It was the opposite of a happy Mother’s Day. A special trip between mother and daughter never happened because money set aside for the trip was stolen. Jon, a returning college student who grew up in Austin, remembers stealing from his mother to buy booze and drugs, and even suggesting to family members to report the mysterious robbery to police. “That Saturday of Mother’s Day weekend, she went into her room to get her money and it wasn’t there,” Jon said. “I broke her that day.”
That Mother’s Day became a pivotal point in Jon’s life when he began his life-changing transition from self-numbing with alcohol and cocaine to his current trajectory of pursuing a career in nursing.
Jon was recently awarded a college scholarship from Real Life Angels, a Central Texas nonprofit serving up career guidance and scholarships for young adults recovering from the “life-threatening disease of drug and alcohol addiction.”
Personable and self-effacing, Jon describes himself as “the guy who drank his scholarship away” when he enrolled for the first time at the University of Texas and as a “crazy crack head that’s going to school again.”
‘Losing my way’
From student body president in high school to skipping class to drink alone, Jon’s first experience on the UT campus was far from what he expected. He was pursuing a path that did not suit him and his report card reflected the mismatch.
“I had this plan. I don’t know that it was my plan but it was the plan I was on,” Jon said. “I was so locked into it and I didn’t know how to ask for help or how to get out of the situation.”
To not excel was foreign to Jon, who had grown up earning privileges for performing well. He now found himself lying to his family about his grades and experiencing feelings of inadequacy.
“Who wants to be that guy who says, ‘I can’t do this.’? All of that stuff started to build and become a little too much,” he said.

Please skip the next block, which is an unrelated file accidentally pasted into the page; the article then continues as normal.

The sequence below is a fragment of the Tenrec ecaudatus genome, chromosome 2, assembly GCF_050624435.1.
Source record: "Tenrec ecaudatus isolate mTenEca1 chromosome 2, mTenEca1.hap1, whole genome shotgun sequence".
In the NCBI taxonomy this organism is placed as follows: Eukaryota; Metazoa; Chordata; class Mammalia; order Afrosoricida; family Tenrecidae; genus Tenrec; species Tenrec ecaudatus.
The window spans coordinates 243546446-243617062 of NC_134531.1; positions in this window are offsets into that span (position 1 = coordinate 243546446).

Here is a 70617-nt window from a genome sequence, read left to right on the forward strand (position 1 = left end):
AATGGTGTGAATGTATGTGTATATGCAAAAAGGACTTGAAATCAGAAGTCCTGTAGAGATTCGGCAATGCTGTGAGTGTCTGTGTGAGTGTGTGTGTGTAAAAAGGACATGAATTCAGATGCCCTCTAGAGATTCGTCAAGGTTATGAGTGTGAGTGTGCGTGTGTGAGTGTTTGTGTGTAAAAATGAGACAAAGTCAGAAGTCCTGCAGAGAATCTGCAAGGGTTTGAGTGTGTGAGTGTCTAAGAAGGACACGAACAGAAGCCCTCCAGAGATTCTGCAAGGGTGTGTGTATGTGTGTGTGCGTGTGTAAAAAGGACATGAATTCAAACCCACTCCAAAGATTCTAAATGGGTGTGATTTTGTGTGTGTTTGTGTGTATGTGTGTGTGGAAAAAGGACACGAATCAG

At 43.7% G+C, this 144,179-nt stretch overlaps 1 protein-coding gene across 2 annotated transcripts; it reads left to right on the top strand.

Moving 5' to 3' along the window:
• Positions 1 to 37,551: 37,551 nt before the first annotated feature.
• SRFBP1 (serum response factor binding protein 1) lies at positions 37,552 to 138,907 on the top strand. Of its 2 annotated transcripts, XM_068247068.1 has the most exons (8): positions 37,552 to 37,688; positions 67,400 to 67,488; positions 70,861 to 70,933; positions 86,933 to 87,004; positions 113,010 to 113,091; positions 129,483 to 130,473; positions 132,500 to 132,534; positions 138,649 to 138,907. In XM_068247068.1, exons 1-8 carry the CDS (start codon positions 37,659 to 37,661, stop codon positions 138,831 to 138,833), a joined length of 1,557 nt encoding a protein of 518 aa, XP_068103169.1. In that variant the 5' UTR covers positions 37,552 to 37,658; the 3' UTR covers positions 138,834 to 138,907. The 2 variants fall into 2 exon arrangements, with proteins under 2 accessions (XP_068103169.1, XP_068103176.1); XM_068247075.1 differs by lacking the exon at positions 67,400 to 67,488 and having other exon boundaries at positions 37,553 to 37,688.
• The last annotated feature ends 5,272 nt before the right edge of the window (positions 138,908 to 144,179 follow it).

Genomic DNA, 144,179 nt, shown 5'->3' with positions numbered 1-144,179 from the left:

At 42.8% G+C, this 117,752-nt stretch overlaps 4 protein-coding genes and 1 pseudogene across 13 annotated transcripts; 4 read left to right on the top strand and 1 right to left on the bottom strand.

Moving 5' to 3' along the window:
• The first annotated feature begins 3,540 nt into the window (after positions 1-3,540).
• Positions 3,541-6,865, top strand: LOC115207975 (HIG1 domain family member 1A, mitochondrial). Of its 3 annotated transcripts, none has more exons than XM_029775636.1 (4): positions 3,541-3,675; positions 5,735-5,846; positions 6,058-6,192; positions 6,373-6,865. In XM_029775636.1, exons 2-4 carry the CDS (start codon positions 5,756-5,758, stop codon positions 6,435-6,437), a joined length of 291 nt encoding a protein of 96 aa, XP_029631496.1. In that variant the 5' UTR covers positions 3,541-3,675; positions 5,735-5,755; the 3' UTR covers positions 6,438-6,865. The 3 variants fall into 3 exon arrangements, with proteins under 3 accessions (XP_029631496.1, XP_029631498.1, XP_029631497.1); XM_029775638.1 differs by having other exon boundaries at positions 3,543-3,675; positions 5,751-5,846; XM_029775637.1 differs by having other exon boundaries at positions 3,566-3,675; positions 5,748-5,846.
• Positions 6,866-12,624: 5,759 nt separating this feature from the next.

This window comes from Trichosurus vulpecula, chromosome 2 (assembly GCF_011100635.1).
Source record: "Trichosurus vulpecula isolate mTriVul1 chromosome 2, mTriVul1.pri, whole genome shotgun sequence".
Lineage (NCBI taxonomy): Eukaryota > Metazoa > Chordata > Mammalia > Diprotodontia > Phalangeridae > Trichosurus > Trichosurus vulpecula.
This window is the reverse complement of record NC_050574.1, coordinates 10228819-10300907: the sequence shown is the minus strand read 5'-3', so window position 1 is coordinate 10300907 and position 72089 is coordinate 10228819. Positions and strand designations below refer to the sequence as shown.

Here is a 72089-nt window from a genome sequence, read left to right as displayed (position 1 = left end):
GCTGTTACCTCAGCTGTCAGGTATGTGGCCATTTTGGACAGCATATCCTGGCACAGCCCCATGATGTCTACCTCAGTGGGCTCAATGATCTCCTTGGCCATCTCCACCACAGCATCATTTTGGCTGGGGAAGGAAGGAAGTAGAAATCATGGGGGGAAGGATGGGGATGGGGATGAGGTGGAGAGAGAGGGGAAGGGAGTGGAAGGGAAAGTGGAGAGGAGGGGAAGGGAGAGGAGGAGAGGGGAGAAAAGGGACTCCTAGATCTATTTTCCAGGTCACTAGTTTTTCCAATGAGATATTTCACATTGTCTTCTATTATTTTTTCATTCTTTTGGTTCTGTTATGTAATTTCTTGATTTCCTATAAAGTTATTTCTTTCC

Jon withdrew from classmates and friends and started hanging out with an older crowd. With family crises at home and no internal mechanism to deal with the stress, he reprieved to Chicago. There, Jon bounced around living in more than 20 places all on the same “destructive” course.
After more than a decade of running, it was the lyrics of a Justin Timberlake song called Losing My Way that resonated with Jon:
It is breaking me down/ Watching the world spin round/ While my dreams fall down/Is anybody out there?/ Can anybody out there hear me?/…Keep losing my way.
“It has got to be easier,” Jon thought to himself.
Asking for Help
A weary Jon turned to family for help despite his own reservations.
“My personal experience with getting sober was that it did not work. My dad was still drinking… and my grandfather struggled with the disease as well,” Jon said.
When he finally asked for help, he got it. On the way to the out-of-town recovery center, Jon was instructed to hold off on starting the process to get sober until arriving for treatment, so he intuitively grabbed a six-pack for the road.
“I’m drinking all the way up to treatment,” Jon said. “I wasn’t thinking about 30 days (of rehab) or whatever, and then my mom pulls out her checkbook and wrote a very substantial check, and my mom doesn’t have… (that kind of money). That registered for me.”
Reflecting on this back-to-reality moment, Jon said, with a tinge of re-commitment to sobriety, “There isn’t a second check for me.”
A 12-Step recovery program focusing on sobriety, strength, and serenity worked for Jon the first go-round, a rarity in a field where 90 percent of alcoholics relapse at least once over the four-year period following treatment, according to the National Institute on Alcohol Abuse and Alcoholism.
Today, sober since May 2007, Jon does not miss his previous ways. But he was not the only one who had to adjust. For the first year of his sobriety, his mother called him every month to check if he had paid his bills.